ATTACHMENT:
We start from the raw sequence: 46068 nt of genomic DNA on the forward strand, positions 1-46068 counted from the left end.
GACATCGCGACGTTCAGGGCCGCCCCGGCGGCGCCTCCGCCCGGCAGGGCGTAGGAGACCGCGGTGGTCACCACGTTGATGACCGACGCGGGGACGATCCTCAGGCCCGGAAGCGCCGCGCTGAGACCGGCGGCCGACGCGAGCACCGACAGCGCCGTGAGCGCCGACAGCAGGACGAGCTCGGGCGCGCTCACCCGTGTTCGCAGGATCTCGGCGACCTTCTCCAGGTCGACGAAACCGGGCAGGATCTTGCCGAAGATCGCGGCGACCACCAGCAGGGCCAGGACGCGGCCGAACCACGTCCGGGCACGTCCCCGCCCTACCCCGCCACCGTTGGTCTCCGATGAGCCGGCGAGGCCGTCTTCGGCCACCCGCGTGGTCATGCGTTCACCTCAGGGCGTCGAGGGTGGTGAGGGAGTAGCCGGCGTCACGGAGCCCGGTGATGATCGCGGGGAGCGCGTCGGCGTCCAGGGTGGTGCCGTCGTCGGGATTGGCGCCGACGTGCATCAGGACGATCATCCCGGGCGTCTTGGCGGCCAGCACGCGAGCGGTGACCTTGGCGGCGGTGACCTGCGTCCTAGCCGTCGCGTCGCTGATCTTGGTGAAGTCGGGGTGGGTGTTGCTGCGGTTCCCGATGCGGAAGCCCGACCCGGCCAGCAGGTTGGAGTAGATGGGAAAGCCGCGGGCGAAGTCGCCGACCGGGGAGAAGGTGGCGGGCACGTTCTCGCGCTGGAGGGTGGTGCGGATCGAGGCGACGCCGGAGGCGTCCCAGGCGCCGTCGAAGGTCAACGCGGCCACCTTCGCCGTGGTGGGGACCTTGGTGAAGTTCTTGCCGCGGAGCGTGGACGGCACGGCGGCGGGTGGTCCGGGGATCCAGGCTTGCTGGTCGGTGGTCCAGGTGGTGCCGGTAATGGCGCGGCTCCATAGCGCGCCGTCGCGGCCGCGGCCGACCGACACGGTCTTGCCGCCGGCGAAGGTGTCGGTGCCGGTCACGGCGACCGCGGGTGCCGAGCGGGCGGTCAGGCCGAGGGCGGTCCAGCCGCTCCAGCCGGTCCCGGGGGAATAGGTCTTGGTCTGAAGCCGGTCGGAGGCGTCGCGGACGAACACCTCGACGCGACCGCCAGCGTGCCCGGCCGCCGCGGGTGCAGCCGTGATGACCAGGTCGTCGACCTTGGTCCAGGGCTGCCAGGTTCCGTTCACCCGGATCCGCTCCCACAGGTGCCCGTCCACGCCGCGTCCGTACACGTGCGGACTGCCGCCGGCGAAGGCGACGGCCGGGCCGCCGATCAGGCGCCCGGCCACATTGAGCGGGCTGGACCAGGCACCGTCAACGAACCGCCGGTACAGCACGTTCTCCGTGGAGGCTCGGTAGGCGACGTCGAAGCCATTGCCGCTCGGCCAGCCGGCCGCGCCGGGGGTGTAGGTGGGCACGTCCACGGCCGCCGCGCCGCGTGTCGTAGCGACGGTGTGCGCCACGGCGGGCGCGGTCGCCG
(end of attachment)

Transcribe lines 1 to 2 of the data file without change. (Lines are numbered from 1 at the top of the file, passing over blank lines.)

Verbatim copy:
We start from the raw sequence: 46068 nt of genomic DNA on the forward strand, positions 1-46068 counted from the left end.
GACATCGCGACGTTCAGGGCCGCCCCGGCGGCGCCTCCGCCCGGCAGGGCGTAGGAGACCGCGGTGGTCACCACGTTGATGACCGACGCGGGGACGATCCTCAGGCCCGGAAGCGCCGCGCTGAGACCGGCGGCCGACGCGAGCACCGACAGCGCCGTGAGCGCCGACAGCAGGACGAGCTCGGGCGCGCTCACCCGTGTTCGCAGGATCTCGGCGACCTTCTCCAGGTCGACGAAACCGGGCAGGATCTTGCCGAAGATCGCGGCGACCACCAGCAGGGCCAGGACGCGGCCGAACCACGTCCGGGCACGTCCCCGCCCTACCCCGCCACCGTTGGTCTCCGATGAGCCGGCGAGGCCGTCTTCGGCCACCCGCGTGGTCATGCGTTCACCTCAGGGCGTCGAGGGTGGTGAGGGAGTAGCCGGCGTCACGGAGCCCGGTGATGATCGCGGGGAGCGCGTCGGCGTCCAGGGTGGTGCCGTCGTCGGGATTGGCGCCGACGTGCATCAGGACGATCATCCCGGGCGTCTTGGCGGCCAGCACGCGAGCGGTGACCTTGGCGGCGGTGACCTGCGTCCTAGCCGTCGCGTCGCTGATCTTGGTGAAGTCGGGGTGGGTGTTGCTGCGGTTCCCGATGCGGAAGCCCGACCCGGCCAGCAGGTTGGAGTAGATGGGAAAGCCGCGGGCGAAGTCGCCGACCGGGGAGAAGGTGGCGGGCACGTTCTCGCGCTGGAGGGTGGTGCGGATCGAGGCGACGCCGGAGGCGTCCCAGGCGCCGTCGAAGGTCAACGCGGCCACCTTCGCCGTGGTGGGGACCTTGGTGAAGTTCTTGCCGCGGAGCGTGGACGGCACGGCGGCGGGTGGTCCGGGGATCCAGGCTTGCTGGTCGGTGGTCCAGGTGGTGCCGGTAATGGCGCGGCTCCATAGCGCGCCGTCGCGGCCGCGGCCGACCGACACGGTCTTGCCGCCGGCGAAGGTGTCGGTGCCGGTCACGGCGACCGCGGGTGCCGAGCGGGCGGTCAGGCCGAGGGCGGTCCAGCCGCTCCAGCCGGTCCCGGGGGAATAGGTCTTGGTCTGAAGCCGGTCGGAGGCGTCGCGGACGAACACCTCGACGCGACCGCCAGCGTGCCCGGCCGCCGCGGGTGCAGCCGTGATGACCAGGTCGTCGACCTTGGTCCAGGGCTGCCAGGTTCCGTTCACCCGGATCCGCTCCCACAGGTGCCCGTCCACGCCGCGTCCGTACACGTGCGGACTGCCGCCGGCGAAGGCGACGGCCGGGCCGCCGATCAGGCGCCCGGCCACATTGAGCGGGCTGGACCAGGCACCGTCAACGAACCGCCGGTACAGCACGTTCTCCGTGGAGGCTCGGTAGGCGACGTCGAAGCCATTGCCGCTCGGCCAGCCGGCCGCGCCGGGGGTGTAGGTGGGCACGTCCACGGCCGCCGCGCCGCGTGTCGTAGCGACGGTGTGCGCCACGGCGGGCGCGGTCGCCG